Today’s home buyers encounter a melting pot of architectural styles across the United States, ranging from sprawling Queen Annes to clean-lined contemporaries. But which styles reign supreme? For your shopping (and dreaming) pleasure, we've rounded up examples of the 12 most popular styles. Check them out, choose your favorite facade, and then head out on a house-hunting expedition.
These are the Most Popular House Styles in America Right Now
Whether you’re on the hunt for a new home or you’re just admiring the architecture in your neighborhood, learn about the different house styles in America and their defining characteristics.
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This house style emerged from the Arts and Crafts movement of the early 1900s, which rebelled against industrial production and extravagance and instead embraced handcrafted elements and natural materials like wood, stone, and brick. Defining features of Craftsman bungalows include columned front porches, low-pitched roofs, and double-hung windows with divided panes in the upper sash and one large pane in the lower sash.
Originally built by English settlers in the 17th century, Cape Cod homes saw a resurgence in popularity during the 1940s. The quaint structures are recognized by their steep roofs, central chimneys, shingle siding, and symmetrical windows framing the front door.
Many newly constructed homes incorporate a wide variety of architectural influences, giving them a “contemporary” look. Guiding principles of these modern dwellings include sustainability, energy efficiency, open floor plans, and plenty of natural light.
This Victorian-era house style became mainstream in the United States after the Civil War. Often vibrantly colored and asymmetrical, Queen Annes stand out from the pack with their varied rooflines, turrets, spindlework, and prominent front porches.
Related: 11 Crazy Colorful Homes We Love
flickr.com via Jimmy Emerson, DVM
Colonial Revival houses emulate the simple residences of early American colonists, and their reputation boomed after the 1876 Centennial Exhibition instilled a sense of nationalistic pride in the family home. The symmetrical two-story brick dwellings often feature a grand entryway, dormers, and evenly spaced windows with shutters.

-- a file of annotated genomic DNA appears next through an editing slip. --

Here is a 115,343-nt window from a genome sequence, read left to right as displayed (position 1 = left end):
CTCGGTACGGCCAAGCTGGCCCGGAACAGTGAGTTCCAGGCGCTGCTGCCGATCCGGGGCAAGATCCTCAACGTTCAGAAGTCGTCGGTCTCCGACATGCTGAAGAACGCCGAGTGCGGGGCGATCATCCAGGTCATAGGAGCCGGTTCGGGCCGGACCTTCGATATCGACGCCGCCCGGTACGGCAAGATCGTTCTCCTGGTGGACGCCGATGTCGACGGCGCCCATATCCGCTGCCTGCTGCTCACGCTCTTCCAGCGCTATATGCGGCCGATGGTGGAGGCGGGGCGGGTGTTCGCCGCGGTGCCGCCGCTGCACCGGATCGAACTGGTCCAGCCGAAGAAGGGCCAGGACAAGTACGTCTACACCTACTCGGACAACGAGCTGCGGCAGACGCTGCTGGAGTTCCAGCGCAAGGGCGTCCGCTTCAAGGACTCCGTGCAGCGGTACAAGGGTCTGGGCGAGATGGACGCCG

Wikimedia Commons via Corey Coyle
Half-timber framing and steeply pitched rooflines define Tudor Revival architecture. Vaguely modeled after English Tudor-era dwellings, this style of home was widely built in the Northeast and Midwest during the 1920s.
flickr.com via Teemu008
Townhouses, sometimes known as row houses, are multistory dwellings stacked side-by-side, often sharing walls with each other. Both space-conscious and practical, townhouses became popular in the early 19th century, and they still endure today, especially in big cities.
Most famously associated with Frank Lloyd Wright, Prairie-style homes rely on a low, horizontal aesthetic to dissociate themselves from European influence. They’re usually built to flow with the natural expanses of the American Midwestern landscape.
flickr.com via Steve Silverman
Born of the forward-thinking mindset of the 1940s and '50s, midcentury modern is still one of the most celebrated architectural styles today. This aesthetic embraces open space, large glass windows, geometric lines, and the integration of nature.
Zillow Digs home in Santa Barbara, CA
Neoclassical homes exude grandeur with their iconic full-height columned front porches. The style, which was extremely popular in the United States through the late 1800s, reflected the classical ideals of beauty found in Greek and Roman architecture.
Drawing from the architecture of Spain, Italy, and Portugal, Mediterranean-style homes display red tiled roofs, stucco exterior walls, and elaborate arches. This aesthetic rose in popularity during the 1960s, particularly in warmer states like Florida and California.
Zillow Digs home in Naples, FL
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